Elliott, whose story intersects with foster care, was inspired on her journey to healing and launched TasselTurn to support other youth in care to realize their potential. TasselTurn started as an in-person educational support program for foster-involved youth in grades 9-12 at Curie High School on Chicago’s Southside. But, TasselTurn learned that due to the instability of the foster care system, young people’s housing and school locations could change, requiring them to leave the network of support. To address these issues, TasselTurn changed its approach so students could access the program and connect with a trusted adult wherever students were by launching an online version of their platform.

Since its founding, TasselTurn has expanded from meeting with 10 young people weekly in a school cafeteria to having 27 students in their first online cohort to supporting 245 users enrolled over the past two years. Today, TasselTurn works with youth in three states – Illinois, North Carolina, and Michigan. 163 students are located in Illinois.

TasselTurn works by building the ecosystems of support each young person needs.  Here’s how educational institutions, policymakers, foster care parents and funders can help:

  • High school counselors: Help connect foster-involved young people and their families with TasselTurn;

  • College admissions counselors: Connect with housing insecure and foster-involved youth who have college aspirations, early in the journey;

  • Elected officials and policymakers: Recognize the potential in foster-involved youth and make it easier for caseworkers to sign young people up;

  • Foster care parents: Get support, tools and answers to your most pressing questions through the new TasselTurn parent portal; and

  • Individuals and Institutional Funders: Invest in TasselTurn.

“We are proud to help Shanté grow a strong and sustainable team behind her vision and ultimately provide consistent support for all foster-involved and housing insecure youth to achieve their college and life aspirations,” said Dozier. “We look forward to making more partnerships like this in the future so that all young people have the tools to learn, grow, and thrive not only at the community level but across all systems.”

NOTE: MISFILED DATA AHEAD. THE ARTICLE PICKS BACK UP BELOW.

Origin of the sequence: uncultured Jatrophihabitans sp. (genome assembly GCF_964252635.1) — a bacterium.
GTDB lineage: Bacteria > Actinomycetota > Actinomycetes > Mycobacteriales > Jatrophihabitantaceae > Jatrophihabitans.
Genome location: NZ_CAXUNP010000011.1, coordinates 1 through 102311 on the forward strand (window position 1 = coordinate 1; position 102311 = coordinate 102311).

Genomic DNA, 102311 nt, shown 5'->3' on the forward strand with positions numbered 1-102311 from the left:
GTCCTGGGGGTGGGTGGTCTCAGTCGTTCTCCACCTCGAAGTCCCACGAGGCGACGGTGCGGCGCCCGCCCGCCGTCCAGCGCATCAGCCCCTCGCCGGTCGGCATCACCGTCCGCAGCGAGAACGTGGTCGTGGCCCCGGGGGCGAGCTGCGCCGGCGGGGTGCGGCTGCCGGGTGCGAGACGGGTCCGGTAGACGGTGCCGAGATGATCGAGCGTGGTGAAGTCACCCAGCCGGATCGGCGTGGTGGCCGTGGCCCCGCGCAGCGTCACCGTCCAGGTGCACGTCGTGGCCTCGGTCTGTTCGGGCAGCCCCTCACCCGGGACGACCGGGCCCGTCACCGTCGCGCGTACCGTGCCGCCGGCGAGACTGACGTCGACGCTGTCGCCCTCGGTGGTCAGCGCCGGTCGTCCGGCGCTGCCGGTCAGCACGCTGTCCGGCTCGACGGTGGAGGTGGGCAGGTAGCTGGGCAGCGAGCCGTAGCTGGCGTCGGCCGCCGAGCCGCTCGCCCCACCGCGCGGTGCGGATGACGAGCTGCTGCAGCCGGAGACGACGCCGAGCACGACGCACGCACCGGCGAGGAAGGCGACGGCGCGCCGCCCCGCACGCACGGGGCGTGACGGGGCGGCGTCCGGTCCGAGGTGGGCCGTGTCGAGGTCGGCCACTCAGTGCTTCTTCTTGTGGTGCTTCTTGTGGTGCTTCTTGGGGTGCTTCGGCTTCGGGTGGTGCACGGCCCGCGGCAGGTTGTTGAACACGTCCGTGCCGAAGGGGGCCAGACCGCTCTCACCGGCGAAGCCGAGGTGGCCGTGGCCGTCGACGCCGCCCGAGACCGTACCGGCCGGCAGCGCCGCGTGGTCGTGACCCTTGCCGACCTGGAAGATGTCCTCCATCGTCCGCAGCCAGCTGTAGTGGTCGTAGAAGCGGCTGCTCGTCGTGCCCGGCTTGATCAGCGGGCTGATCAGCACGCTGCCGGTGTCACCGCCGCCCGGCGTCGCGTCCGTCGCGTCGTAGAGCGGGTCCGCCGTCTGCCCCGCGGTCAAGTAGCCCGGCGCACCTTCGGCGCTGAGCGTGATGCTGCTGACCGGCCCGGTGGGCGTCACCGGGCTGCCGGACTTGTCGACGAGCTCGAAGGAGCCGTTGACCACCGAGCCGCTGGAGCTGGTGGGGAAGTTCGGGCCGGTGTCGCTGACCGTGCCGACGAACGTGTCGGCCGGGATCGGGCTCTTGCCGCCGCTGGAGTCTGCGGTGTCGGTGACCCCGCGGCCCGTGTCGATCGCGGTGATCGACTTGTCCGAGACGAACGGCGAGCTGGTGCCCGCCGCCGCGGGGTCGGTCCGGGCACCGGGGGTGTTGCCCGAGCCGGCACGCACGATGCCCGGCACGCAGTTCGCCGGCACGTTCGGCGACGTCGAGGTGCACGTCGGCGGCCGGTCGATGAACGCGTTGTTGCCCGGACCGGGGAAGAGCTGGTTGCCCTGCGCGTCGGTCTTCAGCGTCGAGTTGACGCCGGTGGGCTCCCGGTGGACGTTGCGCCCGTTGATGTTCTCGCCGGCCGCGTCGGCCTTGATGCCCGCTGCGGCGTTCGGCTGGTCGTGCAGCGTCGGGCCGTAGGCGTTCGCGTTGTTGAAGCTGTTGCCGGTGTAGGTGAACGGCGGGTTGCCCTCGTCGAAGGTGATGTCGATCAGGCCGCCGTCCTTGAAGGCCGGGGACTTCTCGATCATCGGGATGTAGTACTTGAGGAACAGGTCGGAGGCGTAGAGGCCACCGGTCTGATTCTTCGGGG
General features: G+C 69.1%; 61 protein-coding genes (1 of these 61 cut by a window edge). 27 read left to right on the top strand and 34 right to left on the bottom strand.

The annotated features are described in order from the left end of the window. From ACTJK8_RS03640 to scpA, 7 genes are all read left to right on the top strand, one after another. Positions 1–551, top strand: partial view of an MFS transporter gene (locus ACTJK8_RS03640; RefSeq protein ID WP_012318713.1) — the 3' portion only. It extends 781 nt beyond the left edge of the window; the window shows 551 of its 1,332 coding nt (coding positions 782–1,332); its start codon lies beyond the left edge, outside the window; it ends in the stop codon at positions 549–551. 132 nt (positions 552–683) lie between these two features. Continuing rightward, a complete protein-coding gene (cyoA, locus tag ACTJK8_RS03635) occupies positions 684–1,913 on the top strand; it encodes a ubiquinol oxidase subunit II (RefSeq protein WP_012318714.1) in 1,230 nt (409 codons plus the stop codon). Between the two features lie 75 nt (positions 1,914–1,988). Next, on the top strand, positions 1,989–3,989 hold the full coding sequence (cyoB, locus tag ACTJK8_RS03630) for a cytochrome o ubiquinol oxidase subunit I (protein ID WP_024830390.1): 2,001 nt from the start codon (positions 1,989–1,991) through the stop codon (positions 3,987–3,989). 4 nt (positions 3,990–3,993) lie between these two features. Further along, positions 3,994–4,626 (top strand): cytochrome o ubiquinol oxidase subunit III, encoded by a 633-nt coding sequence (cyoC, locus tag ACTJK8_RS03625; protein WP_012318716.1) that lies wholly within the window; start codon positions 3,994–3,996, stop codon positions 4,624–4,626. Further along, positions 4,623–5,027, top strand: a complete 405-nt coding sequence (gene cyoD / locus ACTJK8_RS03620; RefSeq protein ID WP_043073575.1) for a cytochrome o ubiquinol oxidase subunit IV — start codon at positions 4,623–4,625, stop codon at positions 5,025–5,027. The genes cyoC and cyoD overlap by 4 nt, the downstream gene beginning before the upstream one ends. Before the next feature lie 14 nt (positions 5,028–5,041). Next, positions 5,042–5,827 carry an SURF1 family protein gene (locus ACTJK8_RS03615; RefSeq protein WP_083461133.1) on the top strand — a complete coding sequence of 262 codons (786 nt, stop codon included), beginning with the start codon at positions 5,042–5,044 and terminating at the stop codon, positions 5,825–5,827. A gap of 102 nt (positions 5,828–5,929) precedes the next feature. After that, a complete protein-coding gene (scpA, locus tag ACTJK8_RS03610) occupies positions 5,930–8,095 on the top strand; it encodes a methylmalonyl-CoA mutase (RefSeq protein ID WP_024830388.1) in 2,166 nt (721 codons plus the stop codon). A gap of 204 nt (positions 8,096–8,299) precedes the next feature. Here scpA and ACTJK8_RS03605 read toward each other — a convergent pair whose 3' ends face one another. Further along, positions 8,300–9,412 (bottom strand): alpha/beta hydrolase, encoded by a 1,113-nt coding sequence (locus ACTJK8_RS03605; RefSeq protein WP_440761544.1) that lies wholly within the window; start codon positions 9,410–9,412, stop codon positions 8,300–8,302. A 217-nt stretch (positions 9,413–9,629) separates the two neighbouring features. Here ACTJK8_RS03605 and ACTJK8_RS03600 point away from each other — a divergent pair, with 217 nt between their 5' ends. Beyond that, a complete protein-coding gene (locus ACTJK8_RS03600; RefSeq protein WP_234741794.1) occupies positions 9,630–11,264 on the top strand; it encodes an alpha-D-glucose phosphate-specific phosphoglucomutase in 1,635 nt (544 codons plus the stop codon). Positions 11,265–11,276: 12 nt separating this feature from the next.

To learn more about TasselTurn and to support housing insecure and foster-involved youth achieve their aspirations, click here.


About TasselTurn

TasselTurn is an edtech nonprofit working to provide foster-involved and housing insecure youth with tailored plans for a collective bright future. We create personalized and accessible post-secondary educational opportunities powered by 1:1 coaching and technology to ensure that the hand foster-involved youths are dealt with as children do not decide the future they get to create as adults.

Former Cook County Jail Warden Advocates for More Holistic Criminal Justice System – WTTW

Our Managing Director of Justice Initiatives Dr. Nneka Jones Tapia spoke with Paris Schutz on WTTW Chicago Tonight on May 19, 2022.

Do inmates in Illinois prisons and jails have a right to safety?

That’s the central question raised in a new publication written by former Cook County Department of Corrections Warden Nneka Jones Tapia.

In it, Jones Tapia makes the case for a more holistic health and safety vision for those in custody. The work comes after COVID ravaged through corrections facilities across the country.

Chicago Beyond released the “Do I Have the Right to Feel Safe” to provide guidance to criminal justice system stakeholders. Read the full report.

Answers have been edited for length. 

How did your experience as a clinical psychologist and warden at Cook County Jail inform your vision of what a holistic criminal justice system could look like?

Nneka Jones Tapia: I think when I started in corrections and through my 10 years as warden, I really realized and saw firsthand the impact that the system had on people who were incarcerated, their families, as well as the staff. I mean I think I saw the overwhelming negative and damaging impact that the system had in the reverberating impact throughout the community.

America incarcerates more people than any other country in the world. It seems to be a system that’s premised more on punishment than the possibility of rehabilitation. Do you think it’s fair to say that at this point, that approach has failed?         

Jones Tapia: I think we’re long overdue to say that this approach to crime has failed. I think if we want to ensure the safety of everyone, we have to focus on creating the conditions that are going to actually produce positive behavior — and that’s not punishment and control.

What kind of toll does the current mass incarceration approach to crime take on both the incarcerated and those who work in correctional facilities? Particularly those inmates who may wait years simply to get to trial?              

Jones Tapia: I would say that really the toll begins from the moment a person enters into the facility. There is a darkness that exists in correctional facilities and you feel that darkness as soon as you walk in, whether you’re a person incarcerated or a staff member. And so the longer that you are required to sit in that darkness, the more negative impact that it has.

What I saw during my tenure at Cook County was the longer that people awaited trial, the more likely they were to engage in negative behavior, again as an impact of sitting in this darkness. It’s not because they were a bad person, but because we had them in a horrendous environment and that’s not unique to the Cook County Jail. I don’t want to paint Cook County as being the only institution that holds people for a longer period of time or that is wrought with darkness — that’s every correctional institution. And because people sitting in there for longer periods of time are more likely to act out that impacts the staff.